Immigration officials arrested an unauthorized alien after stumbling across his testimony in a newspaper.
Baltazar “Rosas” Aburto Gutierrez was interviewed last week by The Seattle Times and Washington-based Chinook Observer. Recounting how his girlfriend had been set-up by Immigration and Customs Enforcement agents, Gutierrez wondered why his entire family hadn’t been deported.
“Why you don’t take us all?” Gutierrez claims to have asked ICE officers, who’d walked his girlfriend home after detaining her in a sting.
The girlfriend – who is the mother of Gutierrez’s children – reportedly put an ad up in a local newspaper. Trying to snag some extra cash by selling homemade piñatas, she received a call from an interested man.
When she showed up to meet her prospective buyer, she was informed that she was being arrested for illegally entering the United States.
Gutierrez’s story featured prominently in regional media, with some press outlets trying to put a human face on the Trump administration’s immigration crackdown.
A Mexican national by birth, Gutierrez has lived in the United States for 18 years. Before being arrested by immigration officials, he’d had a clean criminal record.
When agents arrived to take him away from an Ocean Shores property, he says he asked why they’d come for him so quickly.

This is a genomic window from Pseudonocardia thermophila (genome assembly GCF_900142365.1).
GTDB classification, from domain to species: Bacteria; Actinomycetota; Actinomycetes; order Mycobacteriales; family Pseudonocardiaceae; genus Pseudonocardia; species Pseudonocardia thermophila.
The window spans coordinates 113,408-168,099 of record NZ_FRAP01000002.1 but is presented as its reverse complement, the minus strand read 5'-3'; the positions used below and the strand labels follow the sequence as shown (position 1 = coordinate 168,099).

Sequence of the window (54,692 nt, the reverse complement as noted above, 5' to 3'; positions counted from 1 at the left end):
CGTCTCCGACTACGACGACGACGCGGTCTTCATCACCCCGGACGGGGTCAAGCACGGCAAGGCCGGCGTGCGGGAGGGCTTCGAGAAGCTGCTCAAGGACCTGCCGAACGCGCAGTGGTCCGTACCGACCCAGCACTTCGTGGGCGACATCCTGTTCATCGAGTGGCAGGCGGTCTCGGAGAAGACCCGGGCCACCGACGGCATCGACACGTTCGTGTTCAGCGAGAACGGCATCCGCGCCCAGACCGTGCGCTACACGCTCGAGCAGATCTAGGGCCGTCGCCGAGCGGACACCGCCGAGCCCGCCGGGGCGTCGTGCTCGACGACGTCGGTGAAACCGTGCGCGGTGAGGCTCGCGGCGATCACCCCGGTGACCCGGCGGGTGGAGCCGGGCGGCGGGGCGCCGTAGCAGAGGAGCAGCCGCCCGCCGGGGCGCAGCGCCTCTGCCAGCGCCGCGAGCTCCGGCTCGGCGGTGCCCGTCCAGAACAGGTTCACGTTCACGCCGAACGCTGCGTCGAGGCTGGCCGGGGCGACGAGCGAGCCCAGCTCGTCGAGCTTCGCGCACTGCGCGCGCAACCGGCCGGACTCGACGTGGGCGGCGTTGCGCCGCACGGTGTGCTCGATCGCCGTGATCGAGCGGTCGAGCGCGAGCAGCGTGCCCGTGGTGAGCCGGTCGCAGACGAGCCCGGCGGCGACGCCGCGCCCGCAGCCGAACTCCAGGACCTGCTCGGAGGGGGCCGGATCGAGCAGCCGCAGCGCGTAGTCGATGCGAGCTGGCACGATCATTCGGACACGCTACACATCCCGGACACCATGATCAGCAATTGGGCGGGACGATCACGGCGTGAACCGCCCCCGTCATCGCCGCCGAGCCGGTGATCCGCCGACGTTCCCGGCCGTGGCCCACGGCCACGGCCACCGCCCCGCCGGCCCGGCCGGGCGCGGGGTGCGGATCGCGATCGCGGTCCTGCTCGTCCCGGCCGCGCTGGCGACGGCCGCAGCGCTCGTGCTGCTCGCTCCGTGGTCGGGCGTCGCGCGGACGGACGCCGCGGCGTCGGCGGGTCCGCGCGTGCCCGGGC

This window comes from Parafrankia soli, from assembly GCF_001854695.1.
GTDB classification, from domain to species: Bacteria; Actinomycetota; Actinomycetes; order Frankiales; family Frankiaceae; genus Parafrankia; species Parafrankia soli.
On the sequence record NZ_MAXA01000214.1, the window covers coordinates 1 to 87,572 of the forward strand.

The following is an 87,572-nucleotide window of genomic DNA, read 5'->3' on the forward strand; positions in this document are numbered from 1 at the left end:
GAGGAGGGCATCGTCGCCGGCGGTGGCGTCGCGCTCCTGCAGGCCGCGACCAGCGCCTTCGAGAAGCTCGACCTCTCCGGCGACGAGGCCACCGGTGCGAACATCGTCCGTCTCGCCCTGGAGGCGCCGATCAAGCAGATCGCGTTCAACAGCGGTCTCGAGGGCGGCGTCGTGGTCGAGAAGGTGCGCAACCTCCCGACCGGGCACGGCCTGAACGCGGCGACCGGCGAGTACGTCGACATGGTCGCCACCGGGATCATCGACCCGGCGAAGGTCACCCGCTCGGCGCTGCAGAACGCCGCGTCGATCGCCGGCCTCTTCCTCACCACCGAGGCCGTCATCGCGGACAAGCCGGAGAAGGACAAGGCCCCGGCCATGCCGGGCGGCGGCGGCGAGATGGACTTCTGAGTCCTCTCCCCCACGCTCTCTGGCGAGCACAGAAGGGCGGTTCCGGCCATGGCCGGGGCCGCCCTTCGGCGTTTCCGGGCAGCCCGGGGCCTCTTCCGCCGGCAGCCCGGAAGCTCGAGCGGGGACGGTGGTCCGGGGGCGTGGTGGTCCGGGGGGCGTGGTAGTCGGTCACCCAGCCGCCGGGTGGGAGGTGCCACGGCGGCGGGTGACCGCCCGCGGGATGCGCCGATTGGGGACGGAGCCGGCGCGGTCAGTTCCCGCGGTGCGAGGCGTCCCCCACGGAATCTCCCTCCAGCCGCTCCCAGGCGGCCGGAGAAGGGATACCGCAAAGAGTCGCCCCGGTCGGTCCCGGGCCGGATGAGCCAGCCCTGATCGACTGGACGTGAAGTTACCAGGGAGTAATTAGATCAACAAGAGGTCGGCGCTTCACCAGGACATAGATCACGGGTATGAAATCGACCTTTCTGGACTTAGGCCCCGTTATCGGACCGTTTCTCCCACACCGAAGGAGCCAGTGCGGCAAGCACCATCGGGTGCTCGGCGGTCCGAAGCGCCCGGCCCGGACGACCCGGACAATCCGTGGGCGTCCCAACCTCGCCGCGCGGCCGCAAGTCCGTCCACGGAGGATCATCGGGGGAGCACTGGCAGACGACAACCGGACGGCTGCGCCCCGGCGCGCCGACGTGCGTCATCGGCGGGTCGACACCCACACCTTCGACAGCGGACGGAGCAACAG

“My supervisor asked me to come find you because of what appeared in the newspaper,” Gutierrez claims he was told.
A spokeswoman for ICE, Lori Haley, says the agency doesn’t retaliate against immigrants who speak out against its practices but refused to otherwise comment.
“ICE conducts targeted immigration enforcement in compliance with federal law and agency policy, and at times, exercises prosecutorial discretion when the circumstances of a particular case have extenuating factors like the care of minor children or an alien’s medical condition,” she said. “This does not mean an alien is exempt from future immigration enforcement.”
Fox News notes that some legal analysts have suggested Gutierrez’s free speech rights were violated – he was detained only after speaking out about his girlfriend’s arrest.
And The Seattle Times says the arrests created something of a stir in the local community, drawing attention to the deportation of illegal immigrants who were otherwise law-abiding and integrated into their towns and cities. Southwest Washington in particular, the Times writes, is poor but beautiful – it relies heavily on immigrant labor to sustain its “limited economy,” which “revolves around seafood, cranberries and tourism.”
Gutierrez’s girlfriend, meanwhile, seemed frightened – speaking to reporters from a small town near Puerto Vallarta, she was apparently in tears. The man had been supporting his family in Mexico with the money he earned as a clam-digger in Washington.
Now that he’s been arrested, the family’s subsistence will take a blow.
But Gutierrez himself doesn’t seem ready to admit defeat. He told The Seattle Times that wants to stay and fight the deportation order.
If that doesn’t work, he hopes he might have another chance when he’s older. His children, Gutierrez says, are all U.S. citizens – maybe they can help find a way to bring him back to the country in which he carved out a life.